Six feet under microbiota: microbiologic contamination and toxicity profile in three urban cemeteries from Lisbon, Portugal

Carla Viegas, Renata Cervantes, Marta Dias, Bianca Gomes, Pedro Pena, Elisabete Carolino, Magdalena Twaruzek, Robert Kosicki, Ewelina Soszczyliska, Susana Viegas, Liliana Aranha Caetano

Research output: Contribution to journalArticlepeer-review

Abstract

Cemeteries are potential environmental reservoirs of pathogenic microorganisms from organic matter decomposition. This study aimed to characterize the microbial contamination in three cemeteries, and more specifically in grave diggers’ facilities. One active sampling method (impingement method) and several passive sampling methods (swabs, settled dust, settled dust filters and electrostatic dust cloths—EDC) were employed. The molecular detection of Aspergillus sections and SARS-CoV-2, as well as mycotoxin analysis, screening of azole resistance, and cytotoxicity measurement were also conducted. Total bacteria contamination was 80 CFU.m−2 in settled dust samples, reached 849 CFU.m−2 in EDC and 20,000 CFU.m−2 in swabs, and ranged from 5000 to 10,000 CFU.m−2 in filters. Gram-negative bacteria (VRBA) were only observed in in settled dust samples (2.00x105 CFU.m−2). Regarding Aspergillus sp., the highest counts were obtained in DG18 (18.38%) and it was not observed in azole-supplemented SDA media. SARS-CoV-2 and the targeted Aspergillus sections were not detected. Mycophenolic acid was detected in one settled dust sample. Cytotoxic effects were observed for 94.4% filters and 5.6% EDC in A549 lung epithelial cells, and for 50.0% filters and 5.6% EDC in HepG2 cells. Future studies are needed in this occupational setting to implement more focused risk management measures.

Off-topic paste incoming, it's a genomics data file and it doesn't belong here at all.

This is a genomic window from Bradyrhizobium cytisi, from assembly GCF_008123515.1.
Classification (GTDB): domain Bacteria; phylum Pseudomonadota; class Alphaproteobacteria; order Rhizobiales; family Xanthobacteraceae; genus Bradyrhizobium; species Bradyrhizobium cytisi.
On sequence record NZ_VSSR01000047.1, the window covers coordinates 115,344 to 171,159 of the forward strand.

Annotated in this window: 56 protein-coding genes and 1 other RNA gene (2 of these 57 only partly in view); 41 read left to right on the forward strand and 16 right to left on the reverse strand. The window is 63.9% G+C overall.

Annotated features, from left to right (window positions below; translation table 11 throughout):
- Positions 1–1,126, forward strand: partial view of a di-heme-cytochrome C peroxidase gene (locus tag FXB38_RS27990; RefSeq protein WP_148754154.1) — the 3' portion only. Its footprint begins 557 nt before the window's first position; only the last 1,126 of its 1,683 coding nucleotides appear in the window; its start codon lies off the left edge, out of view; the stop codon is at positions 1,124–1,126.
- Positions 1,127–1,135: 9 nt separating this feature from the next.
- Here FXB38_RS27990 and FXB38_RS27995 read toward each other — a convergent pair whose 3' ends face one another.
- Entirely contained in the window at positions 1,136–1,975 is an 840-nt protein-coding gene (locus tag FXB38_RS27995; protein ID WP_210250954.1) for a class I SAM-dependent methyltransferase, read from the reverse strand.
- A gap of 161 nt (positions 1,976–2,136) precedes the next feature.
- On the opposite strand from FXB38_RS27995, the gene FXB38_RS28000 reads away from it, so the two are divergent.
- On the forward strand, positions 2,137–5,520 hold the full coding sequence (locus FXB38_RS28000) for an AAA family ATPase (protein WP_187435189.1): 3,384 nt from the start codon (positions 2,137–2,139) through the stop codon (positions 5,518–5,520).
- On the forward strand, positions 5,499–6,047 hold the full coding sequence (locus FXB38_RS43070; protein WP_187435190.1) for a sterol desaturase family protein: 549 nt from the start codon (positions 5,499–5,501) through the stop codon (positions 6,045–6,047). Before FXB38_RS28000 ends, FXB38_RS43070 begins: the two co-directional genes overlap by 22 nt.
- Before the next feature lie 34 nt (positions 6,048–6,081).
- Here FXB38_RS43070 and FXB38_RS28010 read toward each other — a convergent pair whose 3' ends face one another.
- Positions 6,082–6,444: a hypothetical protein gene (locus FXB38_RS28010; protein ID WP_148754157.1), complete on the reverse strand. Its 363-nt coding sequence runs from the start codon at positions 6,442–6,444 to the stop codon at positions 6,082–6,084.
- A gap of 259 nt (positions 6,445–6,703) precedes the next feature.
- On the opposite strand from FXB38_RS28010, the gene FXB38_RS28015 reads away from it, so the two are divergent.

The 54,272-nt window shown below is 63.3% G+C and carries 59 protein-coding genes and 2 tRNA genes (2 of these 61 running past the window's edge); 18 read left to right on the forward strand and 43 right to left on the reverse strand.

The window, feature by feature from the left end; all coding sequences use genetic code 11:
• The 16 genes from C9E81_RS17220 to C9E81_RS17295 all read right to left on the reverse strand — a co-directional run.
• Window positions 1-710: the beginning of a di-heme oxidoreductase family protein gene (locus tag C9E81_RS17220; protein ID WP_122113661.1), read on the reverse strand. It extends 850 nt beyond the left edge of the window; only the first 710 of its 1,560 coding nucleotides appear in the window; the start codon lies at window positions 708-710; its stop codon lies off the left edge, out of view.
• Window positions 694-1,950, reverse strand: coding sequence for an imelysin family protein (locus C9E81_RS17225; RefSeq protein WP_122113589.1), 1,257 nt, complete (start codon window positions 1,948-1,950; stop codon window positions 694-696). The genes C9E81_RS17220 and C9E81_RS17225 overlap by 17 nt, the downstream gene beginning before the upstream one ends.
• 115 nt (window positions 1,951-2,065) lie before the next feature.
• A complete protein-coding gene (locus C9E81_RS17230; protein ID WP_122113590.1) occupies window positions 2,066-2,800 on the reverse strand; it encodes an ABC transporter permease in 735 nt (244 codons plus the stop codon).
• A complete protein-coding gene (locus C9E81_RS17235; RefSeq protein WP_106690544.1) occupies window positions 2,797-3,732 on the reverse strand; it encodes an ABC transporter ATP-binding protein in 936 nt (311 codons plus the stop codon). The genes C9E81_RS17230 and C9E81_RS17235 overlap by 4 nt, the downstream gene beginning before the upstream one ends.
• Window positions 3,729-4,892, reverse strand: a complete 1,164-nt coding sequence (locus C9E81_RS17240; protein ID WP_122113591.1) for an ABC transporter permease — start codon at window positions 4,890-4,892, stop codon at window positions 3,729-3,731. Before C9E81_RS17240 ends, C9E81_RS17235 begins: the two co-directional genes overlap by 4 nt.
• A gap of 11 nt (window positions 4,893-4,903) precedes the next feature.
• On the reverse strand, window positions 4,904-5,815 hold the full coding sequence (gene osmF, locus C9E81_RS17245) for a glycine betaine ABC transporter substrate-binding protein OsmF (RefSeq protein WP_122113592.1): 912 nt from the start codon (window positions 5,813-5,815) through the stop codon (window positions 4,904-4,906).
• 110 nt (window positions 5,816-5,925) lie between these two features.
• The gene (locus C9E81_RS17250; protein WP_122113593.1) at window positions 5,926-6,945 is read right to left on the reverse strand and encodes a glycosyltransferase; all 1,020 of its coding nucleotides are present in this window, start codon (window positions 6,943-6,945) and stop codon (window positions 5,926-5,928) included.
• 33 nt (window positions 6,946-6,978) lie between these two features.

Original languageEnglish
Article number348
JournalToxins
Volume14
Issue number5
DOIs
Publication statusPublished - May 2022

Keywords

  • cemeteries
  • occupational health
  • Aspergillus
  • SARS-CoV-2
  • azole resistance
  • mycotoxins
  • cytotoxicity

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